Kazakhstan is the largest landlocked country in the world. Its area is about 2.72 million square kilometers, and the total length of the borders is over 13 thousand kilometers. Besides, it is the second largest state on the planet, which is located immediately in two parts of the world (the border between Europe and Asia passes through Kazakhstan). The large area of the country with various climatic conditions and relief generally determines the diversity of its landscapes and natural complexes. The relief of Kazakhstan is characterized by great contrast: the lowest point of the country is located on the Caspian coast (the bottom of Karagiye depression, which is 132 meters below sea level), and the highest point almost reaches 7 thousand meters (Khan Tengri peak in the south-east of the country).
The climate of Kazakhstan is generally moderate-continental and quite arid. In summer, heat waves are often observed here, and in winter it is cold (up to -40° C). In early spring, climatic contrasts in Kazakhstan are especially noticeable: when snowstorms are still raging in the north of the country, almonds and apricots are already blooming in the south.
Deserts and semi-deserts occupy almost half of Kazakhstan. They stretch almost a continuous strip from the coast of the Caspian Sea to the mountain ranges of the eastern part of the country. Within Kazakhstan, there are presented deserts of various types, including rock, sandy, gravel, “solonchak” or salt flat and clay deserts. Deserts provide specific natural habitats for many plant and animal species, including rare and threatened. The deserts of Kazakhstan belong to the type of Central Asian northern cold deserts, which are designated by the WWF as one of the 200 ecoregions in the world.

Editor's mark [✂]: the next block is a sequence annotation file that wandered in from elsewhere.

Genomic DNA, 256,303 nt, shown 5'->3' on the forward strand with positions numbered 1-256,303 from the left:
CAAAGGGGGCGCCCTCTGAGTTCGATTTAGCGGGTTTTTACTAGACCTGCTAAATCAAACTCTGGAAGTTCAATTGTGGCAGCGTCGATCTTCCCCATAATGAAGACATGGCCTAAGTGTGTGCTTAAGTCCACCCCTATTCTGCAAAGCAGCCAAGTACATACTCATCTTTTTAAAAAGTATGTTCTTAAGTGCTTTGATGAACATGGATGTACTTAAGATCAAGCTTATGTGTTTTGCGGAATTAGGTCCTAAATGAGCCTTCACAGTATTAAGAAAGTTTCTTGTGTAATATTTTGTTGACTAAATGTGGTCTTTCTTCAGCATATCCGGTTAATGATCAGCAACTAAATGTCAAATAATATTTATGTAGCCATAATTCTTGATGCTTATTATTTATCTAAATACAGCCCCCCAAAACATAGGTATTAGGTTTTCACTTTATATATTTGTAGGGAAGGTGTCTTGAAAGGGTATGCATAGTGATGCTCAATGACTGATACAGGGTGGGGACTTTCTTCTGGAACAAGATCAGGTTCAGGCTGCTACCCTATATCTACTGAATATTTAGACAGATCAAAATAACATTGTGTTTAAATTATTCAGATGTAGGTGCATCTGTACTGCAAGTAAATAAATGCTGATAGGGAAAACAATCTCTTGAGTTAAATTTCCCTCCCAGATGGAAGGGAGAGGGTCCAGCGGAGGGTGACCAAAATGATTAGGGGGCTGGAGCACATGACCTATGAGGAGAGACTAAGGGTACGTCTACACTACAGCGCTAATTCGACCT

It is generally accepted that desert biodiversity is very poor, since many living organisms have a hard time surviving in extreme conditions with a lack of moisture and extreme temperature fluctuations in day and night time. However, many species of animals and plants have adapted well to life in such conditions. Among them are many specialized species and forms. Very few amphibians (for example, green toad) have adapted to life in the desert, but reptiles – lizards, snakes and tortoises – are perfectly adapted specifically to harsh desert conditions.
It would seem that the desert is an environment unsuitable for human life and wildlife here is not in danger. But this is not true! The northern deserts, like many other regions of the world, have suffered from the intensive development and penetration of people with technology even into their hidden corners. Many deserts hide mineral deposits in their bowels and they are actively developed by people for economic purposes. Development carries out with it the burden and destruction of fragile natural ecosystems, the declining of species and their habitats. Desert wildlife species are no exception. Many wildlife species are included in the IUCN Red Lists and national red books.
Among the most famous species of animals – the inhabitants of the deserts of Kazakhstan, listed in the IUCN Red List and the Red Book of the Republic of Kazakhstan, there are such as the goitered gazelles Gazella subgutturosa, the Ustyurt urial Ovis vignei arcal, the onager Equus hemionus, the sand cat Felis margarita, the caracal Caracal caracal, the houbara bustard Chlamydotis maquenii, Egyptian Vulture Neophron percnopterus, desert monitor Varanus griseus caspius, and many others.
In the deserts of Kazakhstan there are still many species that are not considered rare, but are clearly attractive for travel enthusiasts. You can see some of these animals below or on the link to our store: